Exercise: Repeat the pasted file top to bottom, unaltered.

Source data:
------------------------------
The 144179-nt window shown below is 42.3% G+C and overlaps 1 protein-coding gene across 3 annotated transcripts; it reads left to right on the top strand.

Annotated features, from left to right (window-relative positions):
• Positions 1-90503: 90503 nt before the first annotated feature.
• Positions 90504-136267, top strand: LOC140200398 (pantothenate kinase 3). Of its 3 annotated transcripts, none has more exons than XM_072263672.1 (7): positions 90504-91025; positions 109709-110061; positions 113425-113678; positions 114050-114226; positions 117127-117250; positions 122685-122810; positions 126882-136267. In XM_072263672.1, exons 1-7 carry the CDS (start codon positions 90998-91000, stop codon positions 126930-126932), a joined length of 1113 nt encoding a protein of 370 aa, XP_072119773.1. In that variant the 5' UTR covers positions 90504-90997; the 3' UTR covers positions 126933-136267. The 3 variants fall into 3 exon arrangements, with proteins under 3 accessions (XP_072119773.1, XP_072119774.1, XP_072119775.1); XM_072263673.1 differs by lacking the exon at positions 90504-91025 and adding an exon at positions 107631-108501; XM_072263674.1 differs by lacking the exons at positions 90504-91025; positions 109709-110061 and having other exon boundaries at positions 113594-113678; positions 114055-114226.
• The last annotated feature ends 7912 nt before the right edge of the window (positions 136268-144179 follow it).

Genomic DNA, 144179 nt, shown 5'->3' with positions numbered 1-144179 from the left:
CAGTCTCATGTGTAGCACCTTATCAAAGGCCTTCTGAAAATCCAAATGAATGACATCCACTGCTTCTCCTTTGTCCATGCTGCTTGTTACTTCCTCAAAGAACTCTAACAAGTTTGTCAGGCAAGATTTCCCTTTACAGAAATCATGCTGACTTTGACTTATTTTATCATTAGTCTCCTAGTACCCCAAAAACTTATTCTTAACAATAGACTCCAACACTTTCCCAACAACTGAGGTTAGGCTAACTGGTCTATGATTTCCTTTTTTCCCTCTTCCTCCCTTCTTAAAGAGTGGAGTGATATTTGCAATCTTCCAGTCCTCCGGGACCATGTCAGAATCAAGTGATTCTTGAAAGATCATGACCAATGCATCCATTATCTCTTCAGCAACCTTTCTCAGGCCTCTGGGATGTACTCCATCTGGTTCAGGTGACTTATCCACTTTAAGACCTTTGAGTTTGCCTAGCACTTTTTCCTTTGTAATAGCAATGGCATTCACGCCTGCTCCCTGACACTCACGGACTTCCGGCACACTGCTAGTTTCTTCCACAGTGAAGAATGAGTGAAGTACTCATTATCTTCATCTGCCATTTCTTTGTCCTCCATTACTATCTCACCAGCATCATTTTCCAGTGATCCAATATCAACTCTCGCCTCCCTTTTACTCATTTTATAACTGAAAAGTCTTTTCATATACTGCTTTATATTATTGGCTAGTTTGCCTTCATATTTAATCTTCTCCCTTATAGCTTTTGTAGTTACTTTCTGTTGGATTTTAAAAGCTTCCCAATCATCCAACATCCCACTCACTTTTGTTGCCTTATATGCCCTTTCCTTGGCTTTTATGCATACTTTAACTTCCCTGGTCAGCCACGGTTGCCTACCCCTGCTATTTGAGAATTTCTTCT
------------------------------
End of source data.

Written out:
The 144179-nt window shown below is 42.3% G+C and overlaps 1 protein-coding gene across 3 annotated transcripts; it reads left to right on the top strand.

Annotated features, from left to right (window-relative positions):
• Positions 1-90503: 90503 nt before the first annotated feature.
• Positions 90504-136267, top strand: LOC140200398 (pantothenate kinase 3). Of its 3 annotated transcripts, none has more exons than XM_072263672.1 (7): positions 90504-91025; positions 109709-110061; positions 113425-113678; positions 114050-114226; positions 117127-117250; positions 122685-122810; positions 126882-136267. In XM_072263672.1, exons 1-7 carry the CDS (start codon positions 90998-91000, stop codon positions 126930-126932), a joined length of 1113 nt encoding a protein of 370 aa, XP_072119773.1. In that variant the 5' UTR covers positions 90504-90997; the 3' UTR covers positions 126933-136267. The 3 variants fall into 3 exon arrangements, with proteins under 3 accessions (XP_072119773.1, XP_072119774.1, XP_072119775.1); XM_072263673.1 differs by lacking the exon at positions 90504-91025 and adding an exon at positions 107631-108501; XM_072263674.1 differs by lacking the exons at positions 90504-91025; positions 109709-110061 and having other exon boundaries at positions 113594-113678; positions 114055-114226.
• The last annotated feature ends 7912 nt before the right edge of the window (positions 136268-144179 follow it).

Genomic DNA, 144179 nt, shown 5'->3' with positions numbered 1-144179 from the left:
CAGTCTCATGTGTAGCACCTTATCAAAGGCCTTCTGAAAATCCAAATGAATGACATCCACTGCTTCTCCTTTGTCCATGCTGCTTGTTACTTCCTCAAAGAACTCTAACAAGTTTGTCAGGCAAGATTTCCCTTTACAGAAATCATGCTGACTTTGACTTATTTTATCATTAGTCTCCTAGTACCCCAAAAACTTATTCTTAACAATAGACTCCAACACTTTCCCAACAACTGAGGTTAGGCTAACTGGTCTATGATTTCCTTTTTTCCCTCTTCCTCCCTTCTTAAAGAGTGGAGTGATATTTGCAATCTTCCAGTCCTCCGGGACCATGTCAGAATCAAGTGATTCTTGAAAGATCATGACCAATGCATCCATTATCTCTTCAGCAACCTTTCTCAGGCCTCTGGGATGTACTCCATCTGGTTCAGGTGACTTATCCACTTTAAGACCTTTGAGTTTGCCTAGCACTTTTTCCTTTGTAATAGCAATGGCATTCACGCCTGCTCCCTGACACTCACGGACTTCCGGCACACTGCTAGTTTCTTCCACAGTGAAGAATGAGTGAAGTACTCATTATCTTCATCTGCCATTTCTTTGTCCTCCATTACTATCTCACCAGCATCATTTTCCAGTGATCCAATATCAACTCTCGCCTCCCTTTTACTCATTTTATAACTGAAAAGTCTTTTCATATACTGCTTTATATTATTGGCTAGTTTGCCTTCATATTTAATCTTCTCCCTTATAGCTTTTGTAGTTACTTTCTGTTGGATTTTAAAAGCTTCCCAATCATCCAACATCCCACTCACTTTTGTTGCCTTATATGCCCTTTCCTTGGCTTTTATGCATACTTTAACTTCCCTGGTCAGCCACGGTTGCCTACCCCTGCTATTTGAGAATTTCTTCT